To illustrate this capability of Orion, let’s implement an example of a real-time streaming pipeline in Python.

As a sample streaming data source, here’s some code for an API that generates data upon request. This API imitates real-time orders being created through an e-commerce system.

Start the API by running a uvicorn server:

uvicorn main:app

Here is a minimal workflow example that uses this data:

If you start the API and run the script, you should see randomly generated streaming data appear in your standard output:

Instead of requesting real-time data from a REST API, the flow might contain a long-running consumer process that continuously receives new events from a distributed publish-subscribe messaging system.

That simple data pipeline works fine, but what if we:

  • Want to know when it fails and get notified about it?

  • Need observability into which components of that pipeline have failed?

  • Need to retry failed components on failure?

  • Want some downstream process to run after a specific task has been successfully completed?

  • Want to read the pipeline’s logs to ensure that the system works as expected?

This is where Orion can help. Modifying the previous script to make it work with Orion is as simple as importing Prefect and adding a single decorator @flow to the main function.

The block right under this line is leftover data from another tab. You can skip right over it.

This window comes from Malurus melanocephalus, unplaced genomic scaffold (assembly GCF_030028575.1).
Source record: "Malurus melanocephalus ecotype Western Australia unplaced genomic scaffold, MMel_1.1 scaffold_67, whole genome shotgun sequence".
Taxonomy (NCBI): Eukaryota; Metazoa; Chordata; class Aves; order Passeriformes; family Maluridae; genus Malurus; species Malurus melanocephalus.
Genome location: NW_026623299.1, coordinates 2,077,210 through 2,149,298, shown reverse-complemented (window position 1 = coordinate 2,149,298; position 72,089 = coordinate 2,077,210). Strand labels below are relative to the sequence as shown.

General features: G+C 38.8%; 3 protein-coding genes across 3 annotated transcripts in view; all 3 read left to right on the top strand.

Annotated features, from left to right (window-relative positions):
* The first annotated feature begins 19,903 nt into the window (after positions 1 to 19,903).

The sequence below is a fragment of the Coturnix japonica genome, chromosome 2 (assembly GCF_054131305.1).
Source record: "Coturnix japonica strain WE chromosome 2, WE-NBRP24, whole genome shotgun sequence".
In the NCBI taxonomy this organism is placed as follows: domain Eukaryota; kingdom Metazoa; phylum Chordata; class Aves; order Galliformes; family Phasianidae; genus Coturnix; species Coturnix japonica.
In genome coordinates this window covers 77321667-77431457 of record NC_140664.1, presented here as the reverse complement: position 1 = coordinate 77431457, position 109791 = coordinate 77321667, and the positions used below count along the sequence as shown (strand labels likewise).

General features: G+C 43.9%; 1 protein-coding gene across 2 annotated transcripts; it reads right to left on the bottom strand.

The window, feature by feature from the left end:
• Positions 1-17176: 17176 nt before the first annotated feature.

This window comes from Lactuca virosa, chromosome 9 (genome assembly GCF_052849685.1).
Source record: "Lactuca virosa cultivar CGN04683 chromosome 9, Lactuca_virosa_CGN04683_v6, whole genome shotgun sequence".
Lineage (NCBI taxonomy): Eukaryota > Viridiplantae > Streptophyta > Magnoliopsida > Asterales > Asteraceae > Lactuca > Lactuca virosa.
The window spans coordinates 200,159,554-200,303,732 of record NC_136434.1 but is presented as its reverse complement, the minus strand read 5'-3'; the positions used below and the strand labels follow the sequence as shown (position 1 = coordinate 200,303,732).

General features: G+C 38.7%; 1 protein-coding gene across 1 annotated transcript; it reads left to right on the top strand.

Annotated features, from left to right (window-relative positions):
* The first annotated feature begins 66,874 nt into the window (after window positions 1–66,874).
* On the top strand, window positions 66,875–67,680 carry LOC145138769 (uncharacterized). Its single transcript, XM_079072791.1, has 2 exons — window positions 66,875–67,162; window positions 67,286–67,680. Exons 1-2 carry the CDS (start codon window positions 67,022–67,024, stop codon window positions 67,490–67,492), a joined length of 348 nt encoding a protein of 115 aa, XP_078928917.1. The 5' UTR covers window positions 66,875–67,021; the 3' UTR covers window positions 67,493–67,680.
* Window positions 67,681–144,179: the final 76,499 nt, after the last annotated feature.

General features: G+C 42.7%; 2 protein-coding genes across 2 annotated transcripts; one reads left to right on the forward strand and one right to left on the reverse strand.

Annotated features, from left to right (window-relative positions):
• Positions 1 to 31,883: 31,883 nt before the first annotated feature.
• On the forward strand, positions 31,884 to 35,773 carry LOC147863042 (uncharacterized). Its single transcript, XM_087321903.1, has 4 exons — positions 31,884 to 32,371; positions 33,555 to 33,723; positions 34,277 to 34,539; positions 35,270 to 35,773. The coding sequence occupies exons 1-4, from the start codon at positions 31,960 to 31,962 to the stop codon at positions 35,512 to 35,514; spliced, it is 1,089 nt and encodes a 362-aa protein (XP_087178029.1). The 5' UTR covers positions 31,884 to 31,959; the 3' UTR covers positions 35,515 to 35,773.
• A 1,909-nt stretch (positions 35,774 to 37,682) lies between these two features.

💡 To run the above flow, you need to install Orion.

Just two lines of code have been added, but notice the difference in the output when the script runs:

By simply adding the @flow decorator, Orion automatically registered the flow and its first flow runs to the backend. It also assigned an executor to it.

Let’s have a look at the UI.

When you start the Orion server, it will spin up a UI from which you can explore your flows, deployments, as well as flow runs and task runs.

prefect orion start # INFO: Uvicorn running on <http://127.0.0.1:4200> (Press CTRL+C to quit)

Orion UI

Orion UI

The streaming flow and its corresponding first runs have been automatically registered in the backend, and you can inspect all flow runs and their states.

Having the entire logic encapsulated within a flow is an easy first step. But to get more visibility into what happens inside a flow, you can add some tasks.